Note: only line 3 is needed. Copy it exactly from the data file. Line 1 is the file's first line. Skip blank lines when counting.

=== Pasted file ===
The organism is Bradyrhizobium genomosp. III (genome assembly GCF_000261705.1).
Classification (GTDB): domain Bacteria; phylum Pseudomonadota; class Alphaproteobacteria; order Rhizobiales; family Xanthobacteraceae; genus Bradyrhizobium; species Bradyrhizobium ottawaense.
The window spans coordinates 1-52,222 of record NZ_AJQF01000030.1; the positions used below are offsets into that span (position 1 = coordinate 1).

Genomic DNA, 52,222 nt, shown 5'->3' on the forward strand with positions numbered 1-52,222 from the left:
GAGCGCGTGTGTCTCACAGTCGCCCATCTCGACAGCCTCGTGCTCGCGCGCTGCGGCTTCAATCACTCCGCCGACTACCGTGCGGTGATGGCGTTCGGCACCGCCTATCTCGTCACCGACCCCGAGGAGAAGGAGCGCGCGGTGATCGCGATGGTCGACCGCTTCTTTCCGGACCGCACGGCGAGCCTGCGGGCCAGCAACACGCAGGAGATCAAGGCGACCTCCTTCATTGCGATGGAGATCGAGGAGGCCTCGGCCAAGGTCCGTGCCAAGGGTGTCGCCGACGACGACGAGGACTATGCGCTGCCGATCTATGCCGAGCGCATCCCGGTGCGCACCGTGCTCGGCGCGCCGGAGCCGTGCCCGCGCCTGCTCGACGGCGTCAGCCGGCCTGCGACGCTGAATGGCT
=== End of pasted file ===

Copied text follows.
The window spans coordinates 1-52,222 of record NZ_AJQF01000030.1; the positions used below are offsets into that span (position 1 = coordinate 1).